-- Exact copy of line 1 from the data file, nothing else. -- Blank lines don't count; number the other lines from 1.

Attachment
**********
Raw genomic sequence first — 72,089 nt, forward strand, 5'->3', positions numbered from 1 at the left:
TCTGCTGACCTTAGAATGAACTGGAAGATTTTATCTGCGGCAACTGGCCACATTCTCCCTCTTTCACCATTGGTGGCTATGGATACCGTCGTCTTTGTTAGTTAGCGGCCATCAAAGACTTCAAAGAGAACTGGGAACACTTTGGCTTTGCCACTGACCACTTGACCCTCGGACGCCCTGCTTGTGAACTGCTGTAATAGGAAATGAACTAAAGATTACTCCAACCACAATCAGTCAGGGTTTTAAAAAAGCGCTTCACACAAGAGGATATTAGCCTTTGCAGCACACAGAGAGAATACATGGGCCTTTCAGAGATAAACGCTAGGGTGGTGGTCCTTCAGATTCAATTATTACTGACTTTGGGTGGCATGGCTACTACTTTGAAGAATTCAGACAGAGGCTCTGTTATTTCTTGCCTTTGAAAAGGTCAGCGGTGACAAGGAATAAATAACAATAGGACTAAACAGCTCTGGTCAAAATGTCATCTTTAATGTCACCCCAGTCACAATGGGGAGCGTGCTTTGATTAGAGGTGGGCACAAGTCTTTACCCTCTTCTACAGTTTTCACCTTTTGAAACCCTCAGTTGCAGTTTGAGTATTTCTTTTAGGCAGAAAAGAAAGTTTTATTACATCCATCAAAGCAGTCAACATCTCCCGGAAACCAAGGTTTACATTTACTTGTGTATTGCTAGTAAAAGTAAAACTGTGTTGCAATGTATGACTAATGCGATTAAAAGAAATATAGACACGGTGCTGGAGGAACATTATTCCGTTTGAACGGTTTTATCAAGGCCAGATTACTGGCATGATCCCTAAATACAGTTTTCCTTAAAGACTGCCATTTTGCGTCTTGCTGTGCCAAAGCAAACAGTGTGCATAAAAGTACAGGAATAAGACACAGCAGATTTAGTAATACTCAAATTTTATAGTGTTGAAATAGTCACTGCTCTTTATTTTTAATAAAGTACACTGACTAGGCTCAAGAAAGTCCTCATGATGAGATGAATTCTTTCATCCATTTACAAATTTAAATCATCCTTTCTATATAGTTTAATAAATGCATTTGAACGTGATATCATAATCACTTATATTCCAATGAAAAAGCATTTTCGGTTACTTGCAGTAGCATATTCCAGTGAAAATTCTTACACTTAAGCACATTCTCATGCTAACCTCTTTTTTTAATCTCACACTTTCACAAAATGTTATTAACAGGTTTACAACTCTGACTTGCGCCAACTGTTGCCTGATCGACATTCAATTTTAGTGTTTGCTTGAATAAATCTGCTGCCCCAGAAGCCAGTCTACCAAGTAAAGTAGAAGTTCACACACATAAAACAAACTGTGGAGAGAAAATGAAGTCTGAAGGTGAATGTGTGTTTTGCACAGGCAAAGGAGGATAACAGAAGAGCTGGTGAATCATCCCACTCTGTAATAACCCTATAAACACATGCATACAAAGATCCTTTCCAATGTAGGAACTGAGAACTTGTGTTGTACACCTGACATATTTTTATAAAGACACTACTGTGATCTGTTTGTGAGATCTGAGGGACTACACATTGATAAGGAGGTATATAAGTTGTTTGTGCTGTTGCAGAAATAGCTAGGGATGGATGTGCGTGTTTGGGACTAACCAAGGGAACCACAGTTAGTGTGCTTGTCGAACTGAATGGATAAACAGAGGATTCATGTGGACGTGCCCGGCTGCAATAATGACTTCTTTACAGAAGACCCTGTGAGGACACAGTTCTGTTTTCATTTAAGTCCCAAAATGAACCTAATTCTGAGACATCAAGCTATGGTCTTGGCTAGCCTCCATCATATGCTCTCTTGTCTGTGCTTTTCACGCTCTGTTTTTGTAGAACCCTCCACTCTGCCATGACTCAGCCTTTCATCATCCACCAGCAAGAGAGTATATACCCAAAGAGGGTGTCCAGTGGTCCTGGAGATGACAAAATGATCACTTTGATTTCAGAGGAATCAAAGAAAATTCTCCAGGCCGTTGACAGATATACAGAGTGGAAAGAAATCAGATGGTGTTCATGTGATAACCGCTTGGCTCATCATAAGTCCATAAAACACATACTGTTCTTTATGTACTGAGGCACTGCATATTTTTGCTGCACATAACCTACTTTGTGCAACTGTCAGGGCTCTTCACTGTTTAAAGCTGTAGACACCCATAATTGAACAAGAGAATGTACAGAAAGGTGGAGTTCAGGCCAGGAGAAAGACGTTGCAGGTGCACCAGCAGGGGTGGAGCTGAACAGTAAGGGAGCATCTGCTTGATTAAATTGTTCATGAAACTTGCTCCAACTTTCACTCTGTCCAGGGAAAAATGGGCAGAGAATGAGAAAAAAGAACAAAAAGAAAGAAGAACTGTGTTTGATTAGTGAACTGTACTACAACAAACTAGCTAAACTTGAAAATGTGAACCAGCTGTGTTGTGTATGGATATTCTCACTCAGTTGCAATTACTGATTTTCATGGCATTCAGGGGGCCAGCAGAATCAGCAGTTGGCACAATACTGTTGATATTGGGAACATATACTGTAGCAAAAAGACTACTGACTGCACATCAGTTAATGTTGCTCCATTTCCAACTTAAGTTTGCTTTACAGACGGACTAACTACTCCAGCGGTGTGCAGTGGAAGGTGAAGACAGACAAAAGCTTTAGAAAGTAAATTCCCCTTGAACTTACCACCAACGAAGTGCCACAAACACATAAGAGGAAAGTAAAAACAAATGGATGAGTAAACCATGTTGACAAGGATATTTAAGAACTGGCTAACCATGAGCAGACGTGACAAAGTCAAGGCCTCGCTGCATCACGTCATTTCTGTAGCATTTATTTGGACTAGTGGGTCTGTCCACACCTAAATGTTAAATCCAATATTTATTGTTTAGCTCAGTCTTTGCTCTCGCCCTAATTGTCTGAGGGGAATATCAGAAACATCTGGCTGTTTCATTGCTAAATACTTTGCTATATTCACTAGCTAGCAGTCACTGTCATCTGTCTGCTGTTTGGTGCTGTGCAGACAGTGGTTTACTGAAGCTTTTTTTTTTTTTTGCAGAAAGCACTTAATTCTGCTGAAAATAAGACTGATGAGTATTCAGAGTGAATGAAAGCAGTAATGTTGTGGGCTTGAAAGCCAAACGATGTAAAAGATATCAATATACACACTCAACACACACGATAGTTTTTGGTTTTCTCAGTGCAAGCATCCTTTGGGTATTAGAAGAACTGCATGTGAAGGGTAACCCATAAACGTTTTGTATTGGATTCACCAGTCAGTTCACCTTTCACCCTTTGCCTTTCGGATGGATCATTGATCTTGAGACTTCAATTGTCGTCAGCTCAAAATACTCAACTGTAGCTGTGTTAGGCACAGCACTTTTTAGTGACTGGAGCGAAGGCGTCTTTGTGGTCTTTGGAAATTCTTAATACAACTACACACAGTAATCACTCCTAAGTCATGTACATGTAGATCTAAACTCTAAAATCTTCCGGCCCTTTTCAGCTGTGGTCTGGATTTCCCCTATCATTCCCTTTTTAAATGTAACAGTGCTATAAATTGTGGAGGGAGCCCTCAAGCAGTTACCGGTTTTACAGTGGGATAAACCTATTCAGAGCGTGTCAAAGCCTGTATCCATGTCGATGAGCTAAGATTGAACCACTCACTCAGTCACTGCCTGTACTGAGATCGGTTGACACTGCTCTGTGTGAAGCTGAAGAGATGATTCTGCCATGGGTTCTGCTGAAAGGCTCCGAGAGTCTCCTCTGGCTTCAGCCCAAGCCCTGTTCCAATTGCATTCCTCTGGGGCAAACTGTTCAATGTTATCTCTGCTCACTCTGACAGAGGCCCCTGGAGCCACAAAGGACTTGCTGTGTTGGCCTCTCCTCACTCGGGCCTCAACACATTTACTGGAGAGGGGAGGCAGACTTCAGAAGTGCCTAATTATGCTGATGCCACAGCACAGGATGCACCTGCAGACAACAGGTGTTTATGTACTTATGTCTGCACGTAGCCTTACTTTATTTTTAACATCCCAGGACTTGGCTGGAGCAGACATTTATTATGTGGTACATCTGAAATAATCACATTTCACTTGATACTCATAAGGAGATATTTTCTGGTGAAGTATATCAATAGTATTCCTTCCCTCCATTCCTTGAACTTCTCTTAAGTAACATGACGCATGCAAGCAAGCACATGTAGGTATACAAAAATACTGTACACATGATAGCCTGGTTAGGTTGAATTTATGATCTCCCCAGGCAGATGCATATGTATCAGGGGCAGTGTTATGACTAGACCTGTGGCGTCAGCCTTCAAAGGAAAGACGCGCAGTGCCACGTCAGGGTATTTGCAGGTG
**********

Raw genomic sequence first — 72,089 nt, forward strand, 5'->3', positions numbered from 1 at the left: